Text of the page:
But this structure is primed for conflict. Dual purpose enterprises must, therefore, factor in “mechanisms for surfacing and working through tensions”. At Vivractif, both sides meet each quarter to discuss employees’ progress and to resolve coordination issues with joint planning taking place around things like deadlines.


As Vivractif discovered, it’s not easy to find people with hybrid skill sets which straddle widely differing organisational goals. When you can, it’s a boon, because such staff understand both sides and can work with stakeholders to hold the dual structure together. But these people are comparatively rare, which means you must supplement staff with the perfect range of skills with others who are less well adapted to profit/social fusion.

Hiring people who’ll bring deep knowledge of a particular specialism means you’ll also have to work hard at creating and maintaining a strong sense of shared purpose. Investment firm Vox Capital needs skilled fund managers, but since many have no experience of socially driven investment, the firm carefully screens applicants “for their ability to embrace and thus adapt to the company’s hybrid culture”.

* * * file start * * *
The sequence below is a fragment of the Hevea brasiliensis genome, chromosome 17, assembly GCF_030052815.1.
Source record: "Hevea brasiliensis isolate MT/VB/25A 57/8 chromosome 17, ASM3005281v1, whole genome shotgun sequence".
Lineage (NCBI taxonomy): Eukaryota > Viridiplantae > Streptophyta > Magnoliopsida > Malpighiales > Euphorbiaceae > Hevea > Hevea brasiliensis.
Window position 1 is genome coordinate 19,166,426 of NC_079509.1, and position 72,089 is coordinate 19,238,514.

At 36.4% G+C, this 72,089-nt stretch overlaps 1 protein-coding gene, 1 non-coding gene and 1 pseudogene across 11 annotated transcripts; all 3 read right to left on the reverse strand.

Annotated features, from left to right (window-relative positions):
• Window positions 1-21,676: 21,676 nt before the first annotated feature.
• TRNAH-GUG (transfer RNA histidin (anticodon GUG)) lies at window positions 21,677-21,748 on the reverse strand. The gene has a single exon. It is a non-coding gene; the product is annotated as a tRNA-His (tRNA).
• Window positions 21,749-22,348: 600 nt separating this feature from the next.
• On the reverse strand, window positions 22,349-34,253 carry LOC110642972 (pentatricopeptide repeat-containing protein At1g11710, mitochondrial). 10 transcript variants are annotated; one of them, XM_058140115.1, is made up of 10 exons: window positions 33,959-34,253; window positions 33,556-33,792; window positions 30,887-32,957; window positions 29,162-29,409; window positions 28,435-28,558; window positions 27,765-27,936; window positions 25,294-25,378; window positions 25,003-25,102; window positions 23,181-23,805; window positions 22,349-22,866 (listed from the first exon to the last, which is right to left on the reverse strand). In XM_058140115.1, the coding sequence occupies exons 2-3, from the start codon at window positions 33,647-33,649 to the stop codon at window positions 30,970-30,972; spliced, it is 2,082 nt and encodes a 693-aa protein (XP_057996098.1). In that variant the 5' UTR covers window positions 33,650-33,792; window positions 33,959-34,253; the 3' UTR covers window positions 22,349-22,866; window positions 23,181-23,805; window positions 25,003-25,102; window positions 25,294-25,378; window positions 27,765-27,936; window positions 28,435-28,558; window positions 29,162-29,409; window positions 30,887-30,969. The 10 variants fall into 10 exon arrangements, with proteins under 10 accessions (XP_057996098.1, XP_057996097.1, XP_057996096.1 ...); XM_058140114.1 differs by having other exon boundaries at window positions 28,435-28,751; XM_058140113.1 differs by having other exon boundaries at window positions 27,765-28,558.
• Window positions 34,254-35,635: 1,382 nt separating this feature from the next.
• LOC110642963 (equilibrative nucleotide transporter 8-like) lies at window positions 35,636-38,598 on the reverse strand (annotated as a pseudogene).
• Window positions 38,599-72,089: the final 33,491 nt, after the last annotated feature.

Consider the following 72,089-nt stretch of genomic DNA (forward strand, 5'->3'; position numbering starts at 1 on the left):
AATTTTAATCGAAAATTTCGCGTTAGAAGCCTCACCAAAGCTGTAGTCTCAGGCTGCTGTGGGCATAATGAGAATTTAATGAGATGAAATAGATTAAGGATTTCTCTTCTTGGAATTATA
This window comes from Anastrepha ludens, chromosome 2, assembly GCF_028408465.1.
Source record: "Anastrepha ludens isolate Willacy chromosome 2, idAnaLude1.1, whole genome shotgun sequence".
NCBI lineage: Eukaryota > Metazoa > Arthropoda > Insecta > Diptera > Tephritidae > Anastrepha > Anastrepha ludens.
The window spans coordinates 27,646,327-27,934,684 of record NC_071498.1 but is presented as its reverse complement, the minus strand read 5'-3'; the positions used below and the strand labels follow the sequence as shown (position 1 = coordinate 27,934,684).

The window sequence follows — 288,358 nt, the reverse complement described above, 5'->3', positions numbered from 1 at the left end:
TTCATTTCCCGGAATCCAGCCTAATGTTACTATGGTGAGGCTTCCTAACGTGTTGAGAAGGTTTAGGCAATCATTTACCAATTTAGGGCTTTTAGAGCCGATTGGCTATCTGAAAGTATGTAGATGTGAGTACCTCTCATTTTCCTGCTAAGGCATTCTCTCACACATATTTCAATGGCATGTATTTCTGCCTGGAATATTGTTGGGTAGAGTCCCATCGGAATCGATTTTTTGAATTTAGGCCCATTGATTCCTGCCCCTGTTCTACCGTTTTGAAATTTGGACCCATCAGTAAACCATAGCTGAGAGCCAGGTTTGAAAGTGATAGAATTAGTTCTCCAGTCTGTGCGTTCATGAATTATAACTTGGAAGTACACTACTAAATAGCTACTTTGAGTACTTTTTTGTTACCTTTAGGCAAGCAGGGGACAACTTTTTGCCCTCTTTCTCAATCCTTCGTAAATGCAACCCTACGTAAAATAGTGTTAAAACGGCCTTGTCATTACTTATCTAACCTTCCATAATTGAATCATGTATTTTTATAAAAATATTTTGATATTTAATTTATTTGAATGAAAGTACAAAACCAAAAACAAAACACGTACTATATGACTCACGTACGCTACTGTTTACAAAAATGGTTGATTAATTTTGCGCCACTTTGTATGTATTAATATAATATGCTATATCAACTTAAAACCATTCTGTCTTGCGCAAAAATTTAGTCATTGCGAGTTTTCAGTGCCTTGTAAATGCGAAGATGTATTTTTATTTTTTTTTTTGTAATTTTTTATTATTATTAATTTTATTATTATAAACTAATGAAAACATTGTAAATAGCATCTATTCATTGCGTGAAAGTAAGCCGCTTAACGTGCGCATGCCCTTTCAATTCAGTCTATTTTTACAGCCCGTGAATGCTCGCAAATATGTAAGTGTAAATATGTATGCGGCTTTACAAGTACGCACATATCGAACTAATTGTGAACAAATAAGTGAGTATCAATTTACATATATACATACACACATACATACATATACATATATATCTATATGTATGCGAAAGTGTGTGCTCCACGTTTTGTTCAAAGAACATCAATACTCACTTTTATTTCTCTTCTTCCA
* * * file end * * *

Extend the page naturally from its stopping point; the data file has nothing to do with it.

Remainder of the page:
The alternative to hiring people with narrowly focused skills is to go for “clean slates” – people with little or no experience in either business or social enterprise. Bolivian Microlender Los Andes S.S. Caja de Ahorro y Prestamo took this approach, hiring graduates for entry-level roles and making the substantial investment necessary to train them in two separate approaches.


For a hybrid organisation to function properly, “every employee needs to understand, value, and become capable of contributing to both financial and social goals in some form”. That means instituting formal and informal initiatives to “socialise” staff to the firm’s ethos and goals.

“At Vivractif social workers spend at least one day a year alongside recycling supervisors, and vice versa, so that each can learn and relearn about the company from the other perspective.”